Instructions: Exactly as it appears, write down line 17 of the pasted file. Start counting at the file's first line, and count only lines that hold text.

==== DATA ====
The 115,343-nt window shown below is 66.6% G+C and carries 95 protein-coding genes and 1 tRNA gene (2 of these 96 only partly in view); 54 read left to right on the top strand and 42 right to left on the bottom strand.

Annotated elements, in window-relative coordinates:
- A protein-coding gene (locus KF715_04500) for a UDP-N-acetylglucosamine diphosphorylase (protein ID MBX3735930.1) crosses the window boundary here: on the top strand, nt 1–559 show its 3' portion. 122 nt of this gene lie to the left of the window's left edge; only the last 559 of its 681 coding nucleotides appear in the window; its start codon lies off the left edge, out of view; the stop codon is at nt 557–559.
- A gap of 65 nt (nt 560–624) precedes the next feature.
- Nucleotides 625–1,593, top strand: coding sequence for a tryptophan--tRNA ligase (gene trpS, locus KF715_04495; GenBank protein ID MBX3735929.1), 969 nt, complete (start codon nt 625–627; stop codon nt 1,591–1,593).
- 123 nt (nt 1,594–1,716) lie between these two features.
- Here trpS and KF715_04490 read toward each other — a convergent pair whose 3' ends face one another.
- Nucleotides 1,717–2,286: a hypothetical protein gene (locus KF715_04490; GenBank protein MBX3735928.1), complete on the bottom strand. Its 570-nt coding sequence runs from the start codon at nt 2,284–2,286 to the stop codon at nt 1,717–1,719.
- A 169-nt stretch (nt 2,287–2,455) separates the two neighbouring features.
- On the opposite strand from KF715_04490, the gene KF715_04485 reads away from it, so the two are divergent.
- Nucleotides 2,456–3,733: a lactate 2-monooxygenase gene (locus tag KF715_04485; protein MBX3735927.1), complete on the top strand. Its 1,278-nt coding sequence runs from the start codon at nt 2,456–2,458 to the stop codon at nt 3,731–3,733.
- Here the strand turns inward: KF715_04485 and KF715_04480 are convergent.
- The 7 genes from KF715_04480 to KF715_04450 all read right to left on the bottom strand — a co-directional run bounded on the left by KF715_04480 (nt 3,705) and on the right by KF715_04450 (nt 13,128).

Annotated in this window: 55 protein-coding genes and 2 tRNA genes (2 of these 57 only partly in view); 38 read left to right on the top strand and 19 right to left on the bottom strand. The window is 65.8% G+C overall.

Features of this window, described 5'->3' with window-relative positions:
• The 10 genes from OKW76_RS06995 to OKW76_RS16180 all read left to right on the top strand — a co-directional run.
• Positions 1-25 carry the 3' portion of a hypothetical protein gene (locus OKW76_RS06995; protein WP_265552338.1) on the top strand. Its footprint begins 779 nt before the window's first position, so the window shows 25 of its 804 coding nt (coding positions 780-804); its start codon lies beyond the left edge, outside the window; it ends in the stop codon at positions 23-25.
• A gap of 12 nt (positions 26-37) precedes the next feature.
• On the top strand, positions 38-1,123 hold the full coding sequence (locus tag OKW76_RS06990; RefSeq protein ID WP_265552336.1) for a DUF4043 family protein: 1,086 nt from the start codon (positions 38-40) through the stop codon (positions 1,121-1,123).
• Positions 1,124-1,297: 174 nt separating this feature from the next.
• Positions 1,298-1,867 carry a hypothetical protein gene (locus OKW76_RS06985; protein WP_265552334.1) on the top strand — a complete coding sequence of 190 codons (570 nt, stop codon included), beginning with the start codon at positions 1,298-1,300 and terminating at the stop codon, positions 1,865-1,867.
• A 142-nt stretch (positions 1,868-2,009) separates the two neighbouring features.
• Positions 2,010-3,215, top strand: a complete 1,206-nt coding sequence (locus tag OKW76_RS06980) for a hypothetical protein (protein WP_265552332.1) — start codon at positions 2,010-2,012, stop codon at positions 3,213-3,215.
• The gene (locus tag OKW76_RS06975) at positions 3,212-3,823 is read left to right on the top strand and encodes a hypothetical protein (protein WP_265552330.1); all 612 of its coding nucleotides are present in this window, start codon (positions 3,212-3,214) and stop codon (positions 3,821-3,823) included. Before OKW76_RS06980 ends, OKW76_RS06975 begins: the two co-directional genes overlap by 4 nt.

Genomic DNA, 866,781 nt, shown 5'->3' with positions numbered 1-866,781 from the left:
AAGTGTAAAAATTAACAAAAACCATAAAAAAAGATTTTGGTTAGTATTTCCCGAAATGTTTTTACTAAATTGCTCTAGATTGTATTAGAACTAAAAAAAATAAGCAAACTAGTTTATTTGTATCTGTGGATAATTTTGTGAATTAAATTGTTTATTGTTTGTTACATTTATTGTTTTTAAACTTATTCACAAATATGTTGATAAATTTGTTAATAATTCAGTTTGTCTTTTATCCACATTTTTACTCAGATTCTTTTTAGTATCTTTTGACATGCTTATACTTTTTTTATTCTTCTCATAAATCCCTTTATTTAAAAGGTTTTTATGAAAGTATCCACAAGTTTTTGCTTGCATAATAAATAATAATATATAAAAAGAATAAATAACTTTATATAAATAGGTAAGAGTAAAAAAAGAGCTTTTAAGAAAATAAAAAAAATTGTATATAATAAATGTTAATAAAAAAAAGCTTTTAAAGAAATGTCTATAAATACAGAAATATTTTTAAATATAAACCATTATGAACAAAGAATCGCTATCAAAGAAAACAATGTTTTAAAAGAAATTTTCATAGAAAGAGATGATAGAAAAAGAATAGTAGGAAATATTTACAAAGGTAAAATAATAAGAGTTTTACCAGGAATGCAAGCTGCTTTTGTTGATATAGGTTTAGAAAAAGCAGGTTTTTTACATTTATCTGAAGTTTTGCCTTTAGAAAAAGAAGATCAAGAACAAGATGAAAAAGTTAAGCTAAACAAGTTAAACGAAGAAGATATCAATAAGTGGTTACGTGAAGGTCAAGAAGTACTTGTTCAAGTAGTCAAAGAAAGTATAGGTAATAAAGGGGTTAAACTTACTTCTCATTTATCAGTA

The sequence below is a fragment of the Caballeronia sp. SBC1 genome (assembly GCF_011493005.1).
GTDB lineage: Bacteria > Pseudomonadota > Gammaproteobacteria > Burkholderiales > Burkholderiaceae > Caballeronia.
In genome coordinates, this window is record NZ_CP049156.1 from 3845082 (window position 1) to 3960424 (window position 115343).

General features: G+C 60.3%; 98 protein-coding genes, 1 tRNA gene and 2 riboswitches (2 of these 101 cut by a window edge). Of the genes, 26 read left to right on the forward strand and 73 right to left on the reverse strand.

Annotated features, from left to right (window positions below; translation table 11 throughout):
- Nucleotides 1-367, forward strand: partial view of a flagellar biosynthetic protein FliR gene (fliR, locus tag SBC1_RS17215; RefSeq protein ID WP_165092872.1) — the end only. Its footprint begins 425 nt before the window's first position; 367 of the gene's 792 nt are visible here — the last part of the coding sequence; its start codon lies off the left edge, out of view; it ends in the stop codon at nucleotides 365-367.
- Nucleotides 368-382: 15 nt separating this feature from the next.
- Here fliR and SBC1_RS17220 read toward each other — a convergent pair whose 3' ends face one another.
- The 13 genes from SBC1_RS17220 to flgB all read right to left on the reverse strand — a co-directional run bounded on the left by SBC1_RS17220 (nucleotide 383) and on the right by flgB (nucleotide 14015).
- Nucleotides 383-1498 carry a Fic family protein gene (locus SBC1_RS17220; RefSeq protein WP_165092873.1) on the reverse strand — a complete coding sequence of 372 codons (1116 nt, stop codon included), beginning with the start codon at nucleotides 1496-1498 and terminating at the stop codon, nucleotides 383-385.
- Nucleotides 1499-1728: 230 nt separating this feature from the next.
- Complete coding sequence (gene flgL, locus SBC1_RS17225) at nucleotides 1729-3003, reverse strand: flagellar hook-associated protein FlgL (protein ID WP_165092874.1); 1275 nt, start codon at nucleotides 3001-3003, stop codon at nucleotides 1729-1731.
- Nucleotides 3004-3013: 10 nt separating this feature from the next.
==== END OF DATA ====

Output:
• Positions 1-25 carry the 3' portion of a hypothetical protein gene (locus OKW76_RS06995; protein WP_265552338.1) on the top strand. Its footprint begins 779 nt before the window's first position, so the window shows 25 of its 804 coding nt (coding positions 780-804); its start codon lies beyond the left edge, outside the window; it ends in the stop codon at positions 23-25.